One of the 64 small satellites launched into space aboard the SpaceX Falcon 9 rocket on Monday carried cremated remains of 100 people, including former veterans and space enthusiasts.
The space burial was provided by the San Francisco-based company Elysium Space. With a price tag of 2,500 U.S. dollars, customers can send a one gram sample of ashes into space on board a 26-square-centimeter satellite called a cubesat, reports thedailybeast.com.
After the remains enter orbit, the families can track the coordinate of the satellite online in real time. After four years, it will re-enter the atmosphere in an uncontrolled reentry, according to Thomas Cievit, the founder and CEO of Elysium Space.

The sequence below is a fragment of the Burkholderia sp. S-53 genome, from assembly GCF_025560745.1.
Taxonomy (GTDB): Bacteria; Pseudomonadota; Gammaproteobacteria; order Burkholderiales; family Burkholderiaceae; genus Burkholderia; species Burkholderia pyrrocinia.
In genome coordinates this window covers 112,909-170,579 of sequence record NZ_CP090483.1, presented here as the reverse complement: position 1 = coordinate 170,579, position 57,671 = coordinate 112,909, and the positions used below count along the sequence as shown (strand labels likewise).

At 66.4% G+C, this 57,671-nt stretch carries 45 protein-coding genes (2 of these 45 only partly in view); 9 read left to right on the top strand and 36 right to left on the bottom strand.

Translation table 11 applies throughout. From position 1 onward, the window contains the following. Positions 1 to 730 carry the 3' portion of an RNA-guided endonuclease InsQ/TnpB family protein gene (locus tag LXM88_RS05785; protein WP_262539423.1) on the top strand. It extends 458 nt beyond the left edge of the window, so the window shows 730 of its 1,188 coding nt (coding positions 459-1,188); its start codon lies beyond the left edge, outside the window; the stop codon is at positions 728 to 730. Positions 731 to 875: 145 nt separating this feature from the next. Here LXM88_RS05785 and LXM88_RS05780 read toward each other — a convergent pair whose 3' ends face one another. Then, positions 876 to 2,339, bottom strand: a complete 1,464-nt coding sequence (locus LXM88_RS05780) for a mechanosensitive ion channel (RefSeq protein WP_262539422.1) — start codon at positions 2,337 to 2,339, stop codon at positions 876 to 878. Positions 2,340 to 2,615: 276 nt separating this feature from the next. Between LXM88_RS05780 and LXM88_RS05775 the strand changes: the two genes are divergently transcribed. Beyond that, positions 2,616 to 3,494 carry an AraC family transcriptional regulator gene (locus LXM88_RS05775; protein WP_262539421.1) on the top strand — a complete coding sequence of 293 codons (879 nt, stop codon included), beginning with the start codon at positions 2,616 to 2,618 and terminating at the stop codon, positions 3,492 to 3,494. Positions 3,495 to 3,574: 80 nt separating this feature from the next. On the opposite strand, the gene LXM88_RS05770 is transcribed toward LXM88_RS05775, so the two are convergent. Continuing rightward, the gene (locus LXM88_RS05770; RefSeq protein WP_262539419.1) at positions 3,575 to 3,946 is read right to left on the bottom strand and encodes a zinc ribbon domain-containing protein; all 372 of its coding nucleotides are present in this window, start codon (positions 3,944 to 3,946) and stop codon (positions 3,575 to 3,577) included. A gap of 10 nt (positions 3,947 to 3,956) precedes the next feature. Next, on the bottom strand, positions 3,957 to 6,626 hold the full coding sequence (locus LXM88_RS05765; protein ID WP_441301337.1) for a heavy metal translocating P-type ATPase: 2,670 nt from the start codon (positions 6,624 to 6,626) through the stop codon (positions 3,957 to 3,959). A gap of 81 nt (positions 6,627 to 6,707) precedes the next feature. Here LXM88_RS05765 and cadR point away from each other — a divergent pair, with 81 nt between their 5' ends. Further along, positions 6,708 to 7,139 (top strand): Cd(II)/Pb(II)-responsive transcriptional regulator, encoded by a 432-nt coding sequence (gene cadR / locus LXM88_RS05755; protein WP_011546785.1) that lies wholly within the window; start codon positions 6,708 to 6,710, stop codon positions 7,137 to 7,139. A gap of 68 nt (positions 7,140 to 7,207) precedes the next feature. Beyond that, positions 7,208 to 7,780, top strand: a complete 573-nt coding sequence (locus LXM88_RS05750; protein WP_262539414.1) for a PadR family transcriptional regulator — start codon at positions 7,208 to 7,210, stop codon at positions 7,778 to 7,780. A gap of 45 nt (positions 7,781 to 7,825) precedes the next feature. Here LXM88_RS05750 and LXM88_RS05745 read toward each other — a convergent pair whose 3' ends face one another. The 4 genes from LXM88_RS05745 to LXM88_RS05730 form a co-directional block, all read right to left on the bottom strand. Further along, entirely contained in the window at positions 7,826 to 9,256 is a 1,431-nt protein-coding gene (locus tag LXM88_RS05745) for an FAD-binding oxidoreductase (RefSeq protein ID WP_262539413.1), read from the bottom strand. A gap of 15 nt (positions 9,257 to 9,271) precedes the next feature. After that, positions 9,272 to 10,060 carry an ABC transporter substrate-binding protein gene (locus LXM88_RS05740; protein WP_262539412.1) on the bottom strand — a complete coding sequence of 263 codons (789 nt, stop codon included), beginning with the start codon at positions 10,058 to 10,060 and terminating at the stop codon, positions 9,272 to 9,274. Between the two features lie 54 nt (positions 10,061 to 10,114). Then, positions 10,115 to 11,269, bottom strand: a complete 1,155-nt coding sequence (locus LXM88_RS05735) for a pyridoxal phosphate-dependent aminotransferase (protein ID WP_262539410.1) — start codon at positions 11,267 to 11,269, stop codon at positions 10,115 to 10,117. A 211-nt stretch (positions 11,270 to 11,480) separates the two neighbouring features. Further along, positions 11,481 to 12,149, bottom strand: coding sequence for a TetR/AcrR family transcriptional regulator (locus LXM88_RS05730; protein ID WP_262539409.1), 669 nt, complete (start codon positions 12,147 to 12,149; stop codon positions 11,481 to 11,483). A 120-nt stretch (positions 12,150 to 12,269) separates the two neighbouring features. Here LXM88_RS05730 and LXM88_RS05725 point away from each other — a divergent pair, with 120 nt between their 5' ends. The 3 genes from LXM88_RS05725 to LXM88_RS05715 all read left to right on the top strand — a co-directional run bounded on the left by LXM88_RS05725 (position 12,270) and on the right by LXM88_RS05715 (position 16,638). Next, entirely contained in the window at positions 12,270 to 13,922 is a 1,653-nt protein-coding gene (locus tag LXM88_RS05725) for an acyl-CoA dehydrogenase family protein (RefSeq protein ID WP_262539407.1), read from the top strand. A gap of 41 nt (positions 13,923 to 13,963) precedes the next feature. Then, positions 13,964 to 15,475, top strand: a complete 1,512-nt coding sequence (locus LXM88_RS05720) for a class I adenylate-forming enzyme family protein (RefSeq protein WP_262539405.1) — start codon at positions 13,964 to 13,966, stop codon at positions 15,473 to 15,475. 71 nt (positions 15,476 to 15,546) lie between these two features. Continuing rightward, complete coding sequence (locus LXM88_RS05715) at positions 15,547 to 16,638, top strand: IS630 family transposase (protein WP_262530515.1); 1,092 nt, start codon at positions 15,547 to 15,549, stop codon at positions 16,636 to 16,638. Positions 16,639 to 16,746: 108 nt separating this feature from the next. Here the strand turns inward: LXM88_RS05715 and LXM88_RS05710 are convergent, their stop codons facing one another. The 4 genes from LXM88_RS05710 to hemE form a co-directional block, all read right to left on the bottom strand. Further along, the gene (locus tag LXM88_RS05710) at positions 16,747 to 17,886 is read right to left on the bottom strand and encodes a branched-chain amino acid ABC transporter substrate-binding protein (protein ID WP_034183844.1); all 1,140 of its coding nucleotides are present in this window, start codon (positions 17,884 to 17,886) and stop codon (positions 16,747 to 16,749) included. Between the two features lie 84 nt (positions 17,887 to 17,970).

The first launch of human ashes into space took place in 1992, when the remains of Star Trek creator Gene Roddneberry were launched into orbit and returned to earth on board NASA's space shuttle Columbia. The first private space burial was in 1997, with the launch of the remains of 24 people into space over the Canary Islands. The satellite carrying their remains re-entered the atmosphere in 2002.
The cost of private space burial is expected to fall as the service becomes more popular in the future.